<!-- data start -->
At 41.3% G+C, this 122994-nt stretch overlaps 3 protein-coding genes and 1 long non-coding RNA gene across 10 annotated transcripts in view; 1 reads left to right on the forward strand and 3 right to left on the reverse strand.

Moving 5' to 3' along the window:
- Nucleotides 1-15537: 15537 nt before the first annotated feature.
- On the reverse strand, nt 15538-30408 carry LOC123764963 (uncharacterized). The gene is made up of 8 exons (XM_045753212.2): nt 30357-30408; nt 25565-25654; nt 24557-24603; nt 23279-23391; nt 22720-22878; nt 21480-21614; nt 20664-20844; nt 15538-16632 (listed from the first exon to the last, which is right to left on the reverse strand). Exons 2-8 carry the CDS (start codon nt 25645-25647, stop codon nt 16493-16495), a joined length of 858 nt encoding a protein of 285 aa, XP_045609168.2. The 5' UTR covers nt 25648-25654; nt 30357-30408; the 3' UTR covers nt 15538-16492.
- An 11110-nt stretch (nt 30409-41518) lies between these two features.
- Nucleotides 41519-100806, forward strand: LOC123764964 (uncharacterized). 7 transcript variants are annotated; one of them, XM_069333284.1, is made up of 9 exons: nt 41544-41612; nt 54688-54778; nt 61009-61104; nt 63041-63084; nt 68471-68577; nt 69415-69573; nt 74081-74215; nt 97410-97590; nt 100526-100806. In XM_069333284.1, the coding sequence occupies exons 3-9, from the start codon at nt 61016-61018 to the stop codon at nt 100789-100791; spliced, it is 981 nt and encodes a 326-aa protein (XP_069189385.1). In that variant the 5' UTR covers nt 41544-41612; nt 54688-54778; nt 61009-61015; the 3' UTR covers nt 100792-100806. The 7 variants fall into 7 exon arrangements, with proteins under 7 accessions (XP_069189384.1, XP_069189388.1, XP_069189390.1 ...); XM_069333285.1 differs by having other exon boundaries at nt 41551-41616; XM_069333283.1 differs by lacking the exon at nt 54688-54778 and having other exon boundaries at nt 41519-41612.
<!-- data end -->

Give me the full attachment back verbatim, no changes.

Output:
At 41.3% G+C, this 122994-nt stretch overlaps 3 protein-coding genes and 1 long non-coding RNA gene across 10 annotated transcripts in view; 1 reads left to right on the forward strand and 3 right to left on the reverse strand.

Moving 5' to 3' along the window:
- Nucleotides 1-15537: 15537 nt before the first annotated feature.
- On the reverse strand, nt 15538-30408 carry LOC123764963 (uncharacterized). The gene is made up of 8 exons (XM_045753212.2): nt 30357-30408; nt 25565-25654; nt 24557-24603; nt 23279-23391; nt 22720-22878; nt 21480-21614; nt 20664-20844; nt 15538-16632 (listed from the first exon to the last, which is right to left on the reverse strand). Exons 2-8 carry the CDS (start codon nt 25645-25647, stop codon nt 16493-16495), a joined length of 858 nt encoding a protein of 285 aa, XP_045609168.2. The 5' UTR covers nt 25648-25654; nt 30357-30408; the 3' UTR covers nt 15538-16492.
- An 11110-nt stretch (nt 30409-41518) lies between these two features.
- Nucleotides 41519-100806, forward strand: LOC123764964 (uncharacterized). 7 transcript variants are annotated; one of them, XM_069333284.1, is made up of 9 exons: nt 41544-41612; nt 54688-54778; nt 61009-61104; nt 63041-63084; nt 68471-68577; nt 69415-69573; nt 74081-74215; nt 97410-97590; nt 100526-100806. In XM_069333284.1, the coding sequence occupies exons 3-9, from the start codon at nt 61016-61018 to the stop codon at nt 100789-100791; spliced, it is 981 nt and encodes a 326-aa protein (XP_069189385.1). In that variant the 5' UTR covers nt 41544-41612; nt 54688-54778; nt 61009-61015; the 3' UTR covers nt 100792-100806. The 7 variants fall into 7 exon arrangements, with proteins under 7 accessions (XP_069189384.1, XP_069189388.1, XP_069189390.1 ...); XM_069333285.1 differs by having other exon boundaries at nt 41551-41616; XM_069333283.1 differs by lacking the exon at nt 54688-54778 and having other exon boundaries at nt 41519-41612.